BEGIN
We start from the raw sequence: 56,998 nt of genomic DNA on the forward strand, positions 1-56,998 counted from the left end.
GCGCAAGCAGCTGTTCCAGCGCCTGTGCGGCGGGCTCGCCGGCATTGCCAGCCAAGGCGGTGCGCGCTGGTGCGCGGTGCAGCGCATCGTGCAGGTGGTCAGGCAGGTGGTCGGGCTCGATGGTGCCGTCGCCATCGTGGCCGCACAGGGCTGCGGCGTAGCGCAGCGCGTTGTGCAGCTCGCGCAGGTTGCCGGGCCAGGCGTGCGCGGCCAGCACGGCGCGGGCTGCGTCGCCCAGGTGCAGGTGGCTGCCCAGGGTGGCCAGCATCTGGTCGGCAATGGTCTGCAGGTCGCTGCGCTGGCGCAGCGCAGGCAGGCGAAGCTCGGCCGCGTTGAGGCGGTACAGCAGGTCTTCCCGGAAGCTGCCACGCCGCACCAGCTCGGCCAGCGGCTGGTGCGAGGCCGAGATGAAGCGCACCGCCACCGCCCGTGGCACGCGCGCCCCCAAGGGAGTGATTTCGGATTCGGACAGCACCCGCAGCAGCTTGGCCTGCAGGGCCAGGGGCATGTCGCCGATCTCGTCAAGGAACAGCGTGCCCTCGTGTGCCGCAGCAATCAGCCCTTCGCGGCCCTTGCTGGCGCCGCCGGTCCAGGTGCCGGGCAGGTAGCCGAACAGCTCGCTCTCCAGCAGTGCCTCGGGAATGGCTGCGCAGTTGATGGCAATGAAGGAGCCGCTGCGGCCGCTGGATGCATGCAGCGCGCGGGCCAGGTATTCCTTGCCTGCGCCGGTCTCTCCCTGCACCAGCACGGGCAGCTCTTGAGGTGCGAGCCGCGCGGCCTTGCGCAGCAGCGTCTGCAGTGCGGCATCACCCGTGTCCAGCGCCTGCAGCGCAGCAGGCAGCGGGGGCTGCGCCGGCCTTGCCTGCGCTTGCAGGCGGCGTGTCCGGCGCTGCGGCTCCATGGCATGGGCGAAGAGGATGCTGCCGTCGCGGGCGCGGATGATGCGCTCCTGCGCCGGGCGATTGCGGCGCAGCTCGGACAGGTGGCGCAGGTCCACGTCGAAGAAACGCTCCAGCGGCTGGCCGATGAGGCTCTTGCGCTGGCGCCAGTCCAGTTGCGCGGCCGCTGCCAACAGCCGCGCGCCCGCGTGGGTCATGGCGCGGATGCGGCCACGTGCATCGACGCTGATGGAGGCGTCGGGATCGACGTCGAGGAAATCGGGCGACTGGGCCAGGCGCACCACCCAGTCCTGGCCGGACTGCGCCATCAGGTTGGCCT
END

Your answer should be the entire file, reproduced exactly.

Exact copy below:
We start from the raw sequence: 56,998 nt of genomic DNA on the forward strand, positions 1-56,998 counted from the left end.
GCGCAAGCAGCTGTTCCAGCGCCTGTGCGGCGGGCTCGCCGGCATTGCCAGCCAAGGCGGTGCGCGCTGGTGCGCGGTGCAGCGCATCGTGCAGGTGGTCAGGCAGGTGGTCGGGCTCGATGGTGCCGTCGCCATCGTGGCCGCACAGGGCTGCGGCGTAGCGCAGCGCGTTGTGCAGCTCGCGCAGGTTGCCGGGCCAGGCGTGCGCGGCCAGCACGGCGCGGGCTGCGTCGCCCAGGTGCAGGTGGCTGCCCAGGGTGGCCAGCATCTGGTCGGCAATGGTCTGCAGGTCGCTGCGCTGGCGCAGCGCAGGCAGGCGAAGCTCGGCCGCGTTGAGGCGGTACAGCAGGTCTTCCCGGAAGCTGCCACGCCGCACCAGCTCGGCCAGCGGCTGGTGCGAGGCCGAGATGAAGCGCACCGCCACCGCCCGTGGCACGCGCGCCCCCAAGGGAGTGATTTCGGATTCGGACAGCACCCGCAGCAGCTTGGCCTGCAGGGCCAGGGGCATGTCGCCGATCTCGTCAAGGAACAGCGTGCCCTCGTGTGCCGCAGCAATCAGCCCTTCGCGGCCCTTGCTGGCGCCGCCGGTCCAGGTGCCGGGCAGGTAGCCGAACAGCTCGCTCTCCAGCAGTGCCTCGGGAATGGCTGCGCAGTTGATGGCAATGAAGGAGCCGCTGCGGCCGCTGGATGCATGCAGCGCGCGGGCCAGGTATTCCTTGCCTGCGCCGGTCTCTCCCTGCACCAGCACGGGCAGCTCTTGAGGTGCGAGCCGCGCGGCCTTGCGCAGCAGCGTCTGCAGTGCGGCATCACCCGTGTCCAGCGCCTGCAGCGCAGCAGGCAGCGGGGGCTGCGCCGGCCTTGCCTGCGCTTGCAGGCGGCGTGTCCGGCGCTGCGGCTCCATGGCATGGGCGAAGAGGATGCTGCCGTCGCGGGCGCGGATGATGCGCTCCTGCGCCGGGCGATTGCGGCGCAGCTCGGACAGGTGGCGCAGGTCCACGTCGAAGAAACGCTCCAGCGGCTGGCCGATGAGGCTCTTGCGCTGGCGCCAGTCCAGTTGCGCGGCCGCTGCCAACAGCCGCGCGCCCGCGTGGGTCATGGCGCGGATGCGGCCACGTGCATCGACGCTGATGGAGGCGTCGGGATCGACGTCGAGGAAATCGGGCGACTGGGCCAGGCGCACCACCCAGTCCTGGCCGGACTGCGCCATCAGGTTGGCCT